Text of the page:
At the risk of repeating myself, I'm going to write again about the importance of electing the President of the United States with the popular vote.
The Electoral College is an antiquated system. It was created over 200 years ago as part of the "grand compromise" to win over states with smaller populations so that they would ratify the US Constitution. Pro-slavery Southern States wanted as much power as the more populated Northern States.
Some people still say that the Electoral College system provides citizens outside large population centers an equal voice. If small states want even more disproportionate representation than given by having two senators, than let's give states even more rights to determine their social and economic destinies. All politics are local, right?
The Electoral College is meant to give all states influence over national politics. But under the Electoral System today, many states are already tagged "red or blue" and are thus effectively ignored by the candidates. Most campaign energy is being focused on swing voters in key "battleground states."
Over the years, leading national political figures like Strom Thurmond, Orrin Hatch, Ted Kennedy, Kweisi Mfume and John McCain have supported approaches to reform the Electoral College. Why, if it has been the subject of more proposed amendments than any other part of our constitution, has it not been eliminated?
Bottom line, it could reduce the GOPs ability to elect a Republican President. And since Republicans control a large number of small population states, it would be difficult to get it passed by the senate and then ratified by the requisite number of states.
Supporters of the Electoral system say that since the popular vote would have only changed the outcome in three elections so far, it doesn't need to go. But this is about the destiny of an entire nation. If just one election is changed by the popular vote, that in itself is compelling enough to adjust the system.
History was altered forever with Bush's election in 2000 via the Electoral College (or some would say, the Supreme Court, but the contest would have been resolved long before via the popular vote). The mess of the 2000 election is reason enough to change the system. A neoconservative minority was allowed to storm the White House with a radical, unrepresentative agenda.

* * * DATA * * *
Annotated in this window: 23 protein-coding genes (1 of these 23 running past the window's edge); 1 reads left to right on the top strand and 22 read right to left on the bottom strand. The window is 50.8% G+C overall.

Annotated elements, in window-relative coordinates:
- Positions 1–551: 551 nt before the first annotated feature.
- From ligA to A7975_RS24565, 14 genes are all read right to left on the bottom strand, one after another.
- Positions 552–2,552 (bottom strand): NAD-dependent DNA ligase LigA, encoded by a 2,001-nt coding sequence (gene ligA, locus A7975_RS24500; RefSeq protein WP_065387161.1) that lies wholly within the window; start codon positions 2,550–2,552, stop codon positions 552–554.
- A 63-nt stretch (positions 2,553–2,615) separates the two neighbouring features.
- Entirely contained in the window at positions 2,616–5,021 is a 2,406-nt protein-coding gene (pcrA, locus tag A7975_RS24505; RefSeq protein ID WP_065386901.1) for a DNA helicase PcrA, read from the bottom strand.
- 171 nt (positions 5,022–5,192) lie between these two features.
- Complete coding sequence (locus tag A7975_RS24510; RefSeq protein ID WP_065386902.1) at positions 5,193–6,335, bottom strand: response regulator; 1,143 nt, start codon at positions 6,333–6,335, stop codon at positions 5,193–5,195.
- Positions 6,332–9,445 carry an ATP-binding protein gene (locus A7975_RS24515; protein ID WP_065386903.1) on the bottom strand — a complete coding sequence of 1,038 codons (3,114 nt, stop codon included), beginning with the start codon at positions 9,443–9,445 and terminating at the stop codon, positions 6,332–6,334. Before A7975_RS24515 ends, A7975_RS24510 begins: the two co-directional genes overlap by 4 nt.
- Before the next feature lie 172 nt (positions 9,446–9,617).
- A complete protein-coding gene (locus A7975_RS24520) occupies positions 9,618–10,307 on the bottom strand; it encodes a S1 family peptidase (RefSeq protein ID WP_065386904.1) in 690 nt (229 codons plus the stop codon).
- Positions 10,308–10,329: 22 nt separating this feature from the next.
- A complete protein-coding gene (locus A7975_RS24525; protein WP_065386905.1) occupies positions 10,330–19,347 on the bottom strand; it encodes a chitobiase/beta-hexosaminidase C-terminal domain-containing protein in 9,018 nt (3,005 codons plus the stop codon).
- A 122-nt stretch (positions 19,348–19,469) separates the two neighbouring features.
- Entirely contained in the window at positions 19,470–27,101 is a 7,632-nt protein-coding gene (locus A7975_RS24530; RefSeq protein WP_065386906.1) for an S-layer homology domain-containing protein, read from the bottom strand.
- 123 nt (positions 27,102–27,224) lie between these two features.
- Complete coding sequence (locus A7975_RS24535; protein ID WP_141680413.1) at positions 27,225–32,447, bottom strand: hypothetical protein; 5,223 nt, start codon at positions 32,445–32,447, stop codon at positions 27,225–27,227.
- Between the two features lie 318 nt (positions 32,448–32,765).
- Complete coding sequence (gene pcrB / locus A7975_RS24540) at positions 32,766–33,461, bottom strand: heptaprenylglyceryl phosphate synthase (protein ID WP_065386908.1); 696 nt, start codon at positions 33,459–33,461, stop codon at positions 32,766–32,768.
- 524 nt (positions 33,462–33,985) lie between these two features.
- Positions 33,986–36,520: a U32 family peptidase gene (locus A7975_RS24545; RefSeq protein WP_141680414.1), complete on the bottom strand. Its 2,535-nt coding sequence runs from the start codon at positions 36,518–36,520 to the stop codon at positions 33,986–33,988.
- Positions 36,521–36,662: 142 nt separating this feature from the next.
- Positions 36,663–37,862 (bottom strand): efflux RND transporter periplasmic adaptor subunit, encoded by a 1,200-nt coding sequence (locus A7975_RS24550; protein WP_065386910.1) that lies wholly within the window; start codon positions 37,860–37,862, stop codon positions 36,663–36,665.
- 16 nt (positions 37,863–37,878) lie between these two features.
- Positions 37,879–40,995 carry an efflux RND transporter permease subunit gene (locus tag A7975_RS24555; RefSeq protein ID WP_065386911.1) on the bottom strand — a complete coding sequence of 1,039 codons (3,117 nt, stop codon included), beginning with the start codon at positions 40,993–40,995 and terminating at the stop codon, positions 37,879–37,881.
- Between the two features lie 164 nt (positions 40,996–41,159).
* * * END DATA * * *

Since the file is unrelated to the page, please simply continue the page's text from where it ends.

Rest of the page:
So, are there some partial solutions to at least bring the system into greater parity for all United States citizens?
We could move to a system where every state partitions their electoral votes. But all states would need to agree to do this -- not just a handpicked selection -- to make this new system fair. Dividing up just California (such as what was proposed in the recently disbanded republican initiative to split electoral votes in California), for instance, would dilute that state's electoral power and skew elections.
In addition to allowing third parties a greater voice in national elections and providing a fairer system where we can all be treated equal, electing the President by popular vote might also increase voter turnout.
There is no use for the archaic Electoral system in our modern, mass communication driven, interconnected world. U.S. citizens think and vote on a more regional and national level now. It's time to elect the President and Vice President of the United States by direct, popular vote. Or, at least, alter the way electoral votes are delegated.
What is your opinion? Should we do away with the Electoral College? Since it seems the political will is not there, how?